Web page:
The Washington Nationals swept the St. Louis Cardinals in the NLCS. If the Dodgers had won Game Five of the NLDS, they could’ve done the same.
The Dodgers matched up well with the Nationals thanks to similarly dominant pitching, even more powerful hitters, and a deeper overall roster.
For starters, the Dodgers have the same sort of pitching that the Nationals do. Not only did the Dodgers and Nationals go one, two in starter ERA during the regular season (with the Dodgers having the league-leading ERA), the teams each have similar starting pitchers on an individual basis.
Walker Buehler is very similar to Stephen Strasburg. Both have had incredible postseason numbers in their careers and in general. Strasburg’s 2019 postseason numbers (3-0, 33 Ks 1.64 ERA) and Walker Buehler’s (1-0, 15 Ks, 0.71 ERA) match up tremendously, and both have nasty curveballs that feed off of their powerful fastballs.
Max Scherzer and Clayton Kershaw are similar as well, less in their stuff profiles, but more in their makeup and in their sheer volume of postseason experience. In starting roles, both have performed similarly across their postseason careers, even if Kershaw’s most recent postseason relief appearance paled in comparison to Scherzer’s.
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On to Patrick Corbin, he compares very nicely to Hyun-Jin Ryu. Though Corbin’s pure stuff is considered to be better than Ryu’s, and this is reflected in the strikeout numbers, Ryu was clearly the superior regular-season pitcher, or at the very least the superior pitcher through the first half of the season.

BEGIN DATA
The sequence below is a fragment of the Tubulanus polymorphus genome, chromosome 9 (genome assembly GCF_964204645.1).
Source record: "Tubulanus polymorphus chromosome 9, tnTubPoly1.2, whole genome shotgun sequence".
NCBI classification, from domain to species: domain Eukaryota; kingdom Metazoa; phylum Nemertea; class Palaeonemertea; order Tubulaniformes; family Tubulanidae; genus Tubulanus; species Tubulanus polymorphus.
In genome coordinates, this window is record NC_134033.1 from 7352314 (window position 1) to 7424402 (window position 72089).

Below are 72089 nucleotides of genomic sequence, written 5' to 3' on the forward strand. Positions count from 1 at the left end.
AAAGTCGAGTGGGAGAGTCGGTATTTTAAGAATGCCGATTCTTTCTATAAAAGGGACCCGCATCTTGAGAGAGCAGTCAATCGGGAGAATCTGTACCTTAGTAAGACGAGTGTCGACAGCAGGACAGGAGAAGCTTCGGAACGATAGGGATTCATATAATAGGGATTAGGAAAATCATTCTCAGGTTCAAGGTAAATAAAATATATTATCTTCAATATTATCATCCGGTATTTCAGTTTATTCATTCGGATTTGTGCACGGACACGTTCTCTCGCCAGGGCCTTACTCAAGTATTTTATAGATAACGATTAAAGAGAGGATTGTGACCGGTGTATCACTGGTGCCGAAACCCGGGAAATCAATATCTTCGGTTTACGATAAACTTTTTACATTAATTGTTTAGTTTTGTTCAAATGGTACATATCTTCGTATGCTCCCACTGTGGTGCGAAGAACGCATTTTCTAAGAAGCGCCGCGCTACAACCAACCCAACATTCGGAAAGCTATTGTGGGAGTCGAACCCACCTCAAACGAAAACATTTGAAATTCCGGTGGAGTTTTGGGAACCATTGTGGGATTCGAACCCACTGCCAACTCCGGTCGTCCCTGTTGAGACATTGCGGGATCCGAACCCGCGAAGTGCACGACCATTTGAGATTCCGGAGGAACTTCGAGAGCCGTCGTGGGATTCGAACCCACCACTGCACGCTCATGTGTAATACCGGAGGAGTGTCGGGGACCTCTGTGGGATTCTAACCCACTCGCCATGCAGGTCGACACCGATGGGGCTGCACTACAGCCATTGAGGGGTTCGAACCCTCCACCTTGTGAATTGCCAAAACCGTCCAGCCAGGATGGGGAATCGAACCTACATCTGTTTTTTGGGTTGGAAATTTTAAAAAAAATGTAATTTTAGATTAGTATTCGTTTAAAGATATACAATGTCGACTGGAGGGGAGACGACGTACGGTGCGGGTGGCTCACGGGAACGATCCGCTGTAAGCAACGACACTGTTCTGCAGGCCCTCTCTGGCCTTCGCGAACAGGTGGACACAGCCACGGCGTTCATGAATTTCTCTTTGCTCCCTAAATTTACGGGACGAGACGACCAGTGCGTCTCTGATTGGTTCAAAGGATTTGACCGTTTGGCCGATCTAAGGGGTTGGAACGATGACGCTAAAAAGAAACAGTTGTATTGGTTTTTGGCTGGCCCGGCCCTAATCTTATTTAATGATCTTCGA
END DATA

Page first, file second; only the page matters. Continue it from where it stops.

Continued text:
Beyond the big three’s of each team, both have starters that they use out of the bullpen, and pitchers with solid stuff out of the bullpen, even if neither have elite relievers under their employ. Kenta Maeda and Rich Hill match up nicely with Anibal Sanchez, though Sanchez seems to have separated himself after his near no-no in Game One of the NLCS. All three are veterans with solid postseason accolades and strong stuff that can lead to plenty of strikeouts and scoreless innings.
Even more deep into the bullpen, Daniel Hudson and Joe Kelly are similar in that they are prone to spurts of mistakes but are generally able to get by on their strong fastballs, and Kenley Jansen and Sean Doolittle both have struggled mightily at times in 2019.
On offense, the Dodgers probably look even better thant the Nationals do against the Cardinals (at least on paper). The Dodgers have tons of left-handed hitting, and the Cardinals starting rotation is almost entirely right-handed, as is their bullpen’s best arms, while the Nats offense features Anthony Rendon, Treat Turner, and Howie Kendrick as three of the four centerpieces.
All told, the Dodgers and Nationals are so similar that there is a strong possibility that either team could have swept the Cardinals.